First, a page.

Eggs are truly an ‘egg•ceptional’ SuperFood.  Eggs are easy to make, affordable, and very nutritious, but in the past few years, they’ve gotten an undeserved bad rap due to their high cholesterol and saturated fat content.  A single large egg is just about 70 calories and is loaded with 6g of protein, making it a good protein alternative for vegetarians and non-vegetarians alike. Plus, they’re a great source of omega-3 fatty acids, which are essential for normal body function and heart health and must be ingested through food (because the body can’t produce them on its own)  .

Eggs can also boost eye health.  Thanks to lutein and zeaxanthin, two antioxidants found in the yolks, eggs help to protect the eyes from damaging light and free radicals (like those found in cigarette smoke). Together, these two compounds might reduce the risk of age-related macular degeneration, a disease that can lead to blindness.  Egg yolks are also chock-full of choline, a B vitamin crucial in maintaining brain cell structure, sending messages from the brain to muscles, and maintaining metabolism and memory

Furthermore, dietary cholesterol doesn’t have as much influence on elevating blood cholesterol as you think. In fact we only absorb about half of the cholesterol we get through our diet. The real culprit for elevating your cholesterol is saturated and trans fat. And while one whole egg contains about 240 mg of cholesterol and 8 percent of your daily allowance for saturated fat, the American Heart Association says you can eat up to four egg yolks per week. In my practice I tell patients they can use egg whites as their source of protein for all meals if they want.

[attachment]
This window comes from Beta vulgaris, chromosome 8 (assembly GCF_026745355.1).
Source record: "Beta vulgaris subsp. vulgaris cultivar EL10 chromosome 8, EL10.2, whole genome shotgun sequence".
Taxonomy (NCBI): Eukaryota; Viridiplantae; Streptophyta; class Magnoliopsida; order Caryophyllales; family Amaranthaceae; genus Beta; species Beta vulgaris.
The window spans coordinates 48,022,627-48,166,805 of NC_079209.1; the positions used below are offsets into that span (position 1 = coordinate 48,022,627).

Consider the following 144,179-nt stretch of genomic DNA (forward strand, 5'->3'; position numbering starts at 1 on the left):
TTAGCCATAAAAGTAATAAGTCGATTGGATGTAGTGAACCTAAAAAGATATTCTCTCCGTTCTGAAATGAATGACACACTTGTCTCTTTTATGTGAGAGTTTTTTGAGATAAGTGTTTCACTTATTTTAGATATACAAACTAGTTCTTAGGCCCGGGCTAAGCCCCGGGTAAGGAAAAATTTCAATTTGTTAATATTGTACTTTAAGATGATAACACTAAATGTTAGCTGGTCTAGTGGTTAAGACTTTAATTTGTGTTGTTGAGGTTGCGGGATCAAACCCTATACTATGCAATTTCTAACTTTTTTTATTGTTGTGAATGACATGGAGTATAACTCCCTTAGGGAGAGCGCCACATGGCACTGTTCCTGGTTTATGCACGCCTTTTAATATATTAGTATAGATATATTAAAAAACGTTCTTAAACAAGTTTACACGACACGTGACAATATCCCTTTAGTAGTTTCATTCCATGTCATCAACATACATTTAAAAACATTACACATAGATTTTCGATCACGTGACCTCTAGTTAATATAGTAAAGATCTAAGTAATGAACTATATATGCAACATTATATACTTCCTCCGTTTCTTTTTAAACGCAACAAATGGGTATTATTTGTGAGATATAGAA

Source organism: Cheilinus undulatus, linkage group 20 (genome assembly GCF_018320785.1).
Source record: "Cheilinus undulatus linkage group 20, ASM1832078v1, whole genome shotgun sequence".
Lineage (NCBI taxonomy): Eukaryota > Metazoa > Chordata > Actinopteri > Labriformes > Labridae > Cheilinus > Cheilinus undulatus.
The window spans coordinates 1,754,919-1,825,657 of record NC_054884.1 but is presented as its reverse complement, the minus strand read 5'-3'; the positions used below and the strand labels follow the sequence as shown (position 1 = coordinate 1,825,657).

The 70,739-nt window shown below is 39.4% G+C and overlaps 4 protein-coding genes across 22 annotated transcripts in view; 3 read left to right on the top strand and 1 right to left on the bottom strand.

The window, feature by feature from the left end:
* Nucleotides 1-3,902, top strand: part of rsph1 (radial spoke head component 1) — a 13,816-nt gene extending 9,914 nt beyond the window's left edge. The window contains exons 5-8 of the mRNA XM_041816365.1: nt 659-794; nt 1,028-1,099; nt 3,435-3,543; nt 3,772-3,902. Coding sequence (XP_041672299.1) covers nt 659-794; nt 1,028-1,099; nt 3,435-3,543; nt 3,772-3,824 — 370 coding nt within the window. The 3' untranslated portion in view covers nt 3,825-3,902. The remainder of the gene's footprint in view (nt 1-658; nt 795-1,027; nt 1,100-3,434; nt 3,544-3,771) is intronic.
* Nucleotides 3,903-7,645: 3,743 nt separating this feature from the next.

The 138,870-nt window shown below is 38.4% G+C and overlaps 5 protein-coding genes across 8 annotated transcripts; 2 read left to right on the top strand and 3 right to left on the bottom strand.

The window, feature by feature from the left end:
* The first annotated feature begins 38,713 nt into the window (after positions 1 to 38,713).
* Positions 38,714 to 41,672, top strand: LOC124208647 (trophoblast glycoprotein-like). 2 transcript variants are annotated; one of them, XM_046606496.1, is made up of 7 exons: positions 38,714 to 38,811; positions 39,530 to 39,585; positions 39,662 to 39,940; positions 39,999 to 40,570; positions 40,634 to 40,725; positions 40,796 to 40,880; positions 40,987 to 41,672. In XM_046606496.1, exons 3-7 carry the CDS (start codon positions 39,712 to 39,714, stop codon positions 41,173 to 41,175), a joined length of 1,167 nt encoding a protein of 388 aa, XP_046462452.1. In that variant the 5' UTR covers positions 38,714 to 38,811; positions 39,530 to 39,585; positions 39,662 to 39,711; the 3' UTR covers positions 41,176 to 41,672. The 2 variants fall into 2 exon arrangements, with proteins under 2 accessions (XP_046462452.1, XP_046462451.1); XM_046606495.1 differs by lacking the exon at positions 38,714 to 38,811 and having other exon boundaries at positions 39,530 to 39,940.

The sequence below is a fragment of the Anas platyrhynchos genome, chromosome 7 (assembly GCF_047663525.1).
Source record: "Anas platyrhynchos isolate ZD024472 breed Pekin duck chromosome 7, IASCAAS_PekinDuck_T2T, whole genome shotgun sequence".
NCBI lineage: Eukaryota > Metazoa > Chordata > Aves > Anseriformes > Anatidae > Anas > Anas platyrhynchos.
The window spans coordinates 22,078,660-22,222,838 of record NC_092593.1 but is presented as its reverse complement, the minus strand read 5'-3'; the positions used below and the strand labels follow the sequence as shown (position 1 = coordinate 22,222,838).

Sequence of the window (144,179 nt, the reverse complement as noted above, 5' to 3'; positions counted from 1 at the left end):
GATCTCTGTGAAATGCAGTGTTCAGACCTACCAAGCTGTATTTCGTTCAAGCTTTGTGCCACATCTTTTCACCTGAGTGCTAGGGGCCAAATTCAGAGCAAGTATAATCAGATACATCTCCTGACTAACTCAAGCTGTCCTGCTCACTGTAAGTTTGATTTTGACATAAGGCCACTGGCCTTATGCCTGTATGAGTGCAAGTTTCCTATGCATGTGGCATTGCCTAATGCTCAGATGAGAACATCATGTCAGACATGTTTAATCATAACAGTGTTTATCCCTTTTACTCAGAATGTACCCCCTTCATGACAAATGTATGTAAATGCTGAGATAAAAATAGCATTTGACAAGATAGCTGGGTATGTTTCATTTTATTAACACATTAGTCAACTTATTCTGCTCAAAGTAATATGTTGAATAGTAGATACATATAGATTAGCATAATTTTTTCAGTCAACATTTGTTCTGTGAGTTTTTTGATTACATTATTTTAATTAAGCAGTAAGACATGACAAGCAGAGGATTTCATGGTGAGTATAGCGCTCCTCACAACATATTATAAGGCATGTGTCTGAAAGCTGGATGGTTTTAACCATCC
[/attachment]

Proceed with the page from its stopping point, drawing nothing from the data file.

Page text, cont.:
Eggs have a lot of surprising functions:

  • They can boost your memory — Egg yolks are rich in choline, an essential nutrient that acts as a precursor for acetylcholine, an important neurotransmitter involved in many functions like memory and muscle control.
  • They can help you see better — Lutein, a carotenoid found in eggs, is thought to prevent oxidative damage to the eye and reduce age-related eye disease. Egg yolks also contain vitamin A, which in adequate amounts, helps prevent night blindness, regulates the immune system, and prevents mutations during embryonic development.
  • They make your bones stronger — Egg yolks contain some vitamin D, which aids in calcium absorption and helps prevent osteoporosis.
  • They can help you get a leaner, stronger frame — One large egg white has about half of all the protein in an egg — 3.5 grams — for just 20 calories and 0 grams fat. It is the ultimate source of high biological value lean protein — the kind that keeps us full, helps grow healthy tissue, and repairs muscles after exercise. It is also a good source of riboflavin, a B-vitamin used in carbohydrate and fat metabolism.
  • They’re the best beauty secret — Since eggs contain all the amino acids that are needed to build keratins, a group of tough, fibrous proteins that form the structural framework of certain cells, they strengthen hair, skin, and nails.